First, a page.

HOME DELIVERY delivers

The Museum of Modern Art’s (MOMA) exhibit about home prefabrication (Home Delivery: Fabricating the Modern Dwelling) is delightful, insightful and inspiring. Even so, it is also slightly depressing.

The sixth floor display is mostly a retrospective, which gives evidence to just how much creative energy has gone into an apparently age-old quest by architects, inventors and entrepreneurs to realize the elusive beautiful, affordable and easily-assembled factory built house. In film, models, original drawings, artifacts, advertisements and even a reassembled portion of an actual home, it is clear that that the compelling vision of marrying the benefits of factory production with the need for “better, cheaper, faster” homebuilding isn’t a new notion.

Kit homes were being shipped from Great Britain to Australia in the early 1800’s by The Manning Portable Cottage Company. They exported “dozens” of packaged homes to adventurous settlers who hoped to bring some civilized comfort with them to ease the difficulties of the wilderness. Thomas Edison took a crack at industrializing the construction process with a concrete house that started as a complete form of itself and then, through a hole in the roof, the wet concrete was poured, creating all at once the floors, walls, roof, porch columns, and ornamentation. Unlikely as it seems, about one hundred were built, making this venture a relative success story, even as it failed in relation to Edison’s hope of revolutionizing homebuilding throughout the country.

The most spectacular success/failure may have been the Lustron House, an all-steel concept that was launched with the benefit of massive government funding and great expectations. Twenty-five hundred homes were produced before the overly-invested company declared bankruptcy. One of the homes was set up in the MOMA display. As advertised, everything is steel, including cabinets and closets. It was an ambitious idea, but an awful place to live: incarceration comes to mind. In the history of prefabrication, 2,500 built projects is a big number, but the size of the investment failure ($40 million or so) was much bigger.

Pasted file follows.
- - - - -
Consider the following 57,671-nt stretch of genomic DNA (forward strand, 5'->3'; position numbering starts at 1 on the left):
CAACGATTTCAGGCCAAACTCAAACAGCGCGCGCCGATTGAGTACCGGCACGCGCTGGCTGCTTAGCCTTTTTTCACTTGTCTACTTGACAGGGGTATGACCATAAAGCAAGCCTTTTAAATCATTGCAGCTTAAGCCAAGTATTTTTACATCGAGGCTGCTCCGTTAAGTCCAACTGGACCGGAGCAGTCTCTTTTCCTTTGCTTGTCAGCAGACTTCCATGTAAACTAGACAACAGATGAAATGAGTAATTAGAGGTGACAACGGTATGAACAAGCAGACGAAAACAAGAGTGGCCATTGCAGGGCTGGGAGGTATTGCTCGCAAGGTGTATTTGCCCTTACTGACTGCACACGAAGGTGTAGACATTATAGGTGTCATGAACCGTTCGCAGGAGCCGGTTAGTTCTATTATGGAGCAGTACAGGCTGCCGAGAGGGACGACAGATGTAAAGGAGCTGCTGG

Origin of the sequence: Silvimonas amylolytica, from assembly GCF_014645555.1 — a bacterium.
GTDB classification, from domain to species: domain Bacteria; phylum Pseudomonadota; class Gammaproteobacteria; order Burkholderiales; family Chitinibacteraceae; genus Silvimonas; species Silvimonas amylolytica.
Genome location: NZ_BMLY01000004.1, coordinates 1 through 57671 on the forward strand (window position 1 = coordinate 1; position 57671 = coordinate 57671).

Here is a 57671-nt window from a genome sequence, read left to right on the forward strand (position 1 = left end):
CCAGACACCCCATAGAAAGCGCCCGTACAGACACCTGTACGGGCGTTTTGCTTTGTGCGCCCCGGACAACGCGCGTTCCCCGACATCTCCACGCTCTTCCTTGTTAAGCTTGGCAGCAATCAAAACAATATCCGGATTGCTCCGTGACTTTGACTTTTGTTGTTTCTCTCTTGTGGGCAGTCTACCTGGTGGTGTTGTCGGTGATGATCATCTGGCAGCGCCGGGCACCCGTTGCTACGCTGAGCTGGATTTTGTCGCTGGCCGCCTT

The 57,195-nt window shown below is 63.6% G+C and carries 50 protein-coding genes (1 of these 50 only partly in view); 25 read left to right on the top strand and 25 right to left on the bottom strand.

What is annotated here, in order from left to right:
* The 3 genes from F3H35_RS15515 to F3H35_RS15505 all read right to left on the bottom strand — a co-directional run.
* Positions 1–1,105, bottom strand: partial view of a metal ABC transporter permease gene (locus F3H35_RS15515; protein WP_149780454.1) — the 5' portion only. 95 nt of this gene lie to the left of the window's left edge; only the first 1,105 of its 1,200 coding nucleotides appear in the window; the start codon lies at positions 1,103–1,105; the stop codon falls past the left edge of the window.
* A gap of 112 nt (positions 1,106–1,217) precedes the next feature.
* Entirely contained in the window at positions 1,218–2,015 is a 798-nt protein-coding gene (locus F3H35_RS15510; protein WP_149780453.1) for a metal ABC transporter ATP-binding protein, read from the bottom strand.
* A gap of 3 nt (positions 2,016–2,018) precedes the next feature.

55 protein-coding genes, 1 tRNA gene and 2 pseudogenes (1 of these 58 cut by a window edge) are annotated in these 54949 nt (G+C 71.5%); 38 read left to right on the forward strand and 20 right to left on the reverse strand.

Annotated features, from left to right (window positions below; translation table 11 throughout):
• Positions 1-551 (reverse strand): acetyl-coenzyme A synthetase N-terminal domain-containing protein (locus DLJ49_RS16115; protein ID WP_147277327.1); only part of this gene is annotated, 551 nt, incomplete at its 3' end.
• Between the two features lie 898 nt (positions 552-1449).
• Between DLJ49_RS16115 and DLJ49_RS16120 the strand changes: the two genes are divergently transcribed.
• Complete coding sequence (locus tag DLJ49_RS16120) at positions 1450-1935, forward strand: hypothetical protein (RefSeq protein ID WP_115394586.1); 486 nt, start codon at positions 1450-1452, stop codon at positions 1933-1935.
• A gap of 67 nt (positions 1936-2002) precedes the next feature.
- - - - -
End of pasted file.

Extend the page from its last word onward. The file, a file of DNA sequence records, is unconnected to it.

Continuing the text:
Most of the ideas and projects on display were just un-built ideas, single prototype realizations, or otherwise failures. Despite the efforts of renowned architects such as Walter Gropius, Frank Lloyd Wright, Buckminster Fuller, Marcel Breur and Le Corbusier, the ideal of prefabrication didn’t find a market. Despite numerous patents, systems innovations, and grand production possibilities, prefabrication has even yet to fulfill its promise.

In addition to the display, there are five full scale homes built in an adjacent vacant lot. They give ample demonstration that the dream is still alive; nothing about the prefabrication disappointments of the past seem to have dimmed the hopes of architects today. Charming, idiosyncratic, silly and occasionally wonderful things happen when designers set their sights on what is known as the “mass housing problem.”

On the first day of our visit, we went to the inside exhibit first, then toured the full scale homes on the lot. In this order, the sobering (and inspiring) historical perspective caused the contemporary model homes to feel unimpressive. Besides the materials and technology, I was groping to see the progress. On the next day, we went to the see the model homes first. This time, with the morning light, they looked fresher, better, more hopeful; a little neighborhood of grand notions, fully constructed. How bad could that be? When I went back to the exhibit hall, I didn’t linger, but there were some things I wanted to see again. Then I watched some of the film for a short while…and left. I wanted to believe, and therefore didn’t care to spend too much time in the company of evidence to the contrary.

I will say more about the five houses on display at Home Delivery in my next post, but in the meantime, if you possibly can, go. For those of us who care about what happens next with the homebuilding industry, MOMA has delivered. This is a special window in which the past, present and future can be seen all in one place. For a clear view, though, you kind of have to squint.

Leave a Reply

Your email address will not be published. Required fields are marked *

You may use these HTML tags and attributes: <a href="" title=""> <abbr title=""> <acronym title=""> <b> <blockquote cite=""> <cite> <code> <del datetime=""> <em> <i> <q cite=""> <strike> <strong>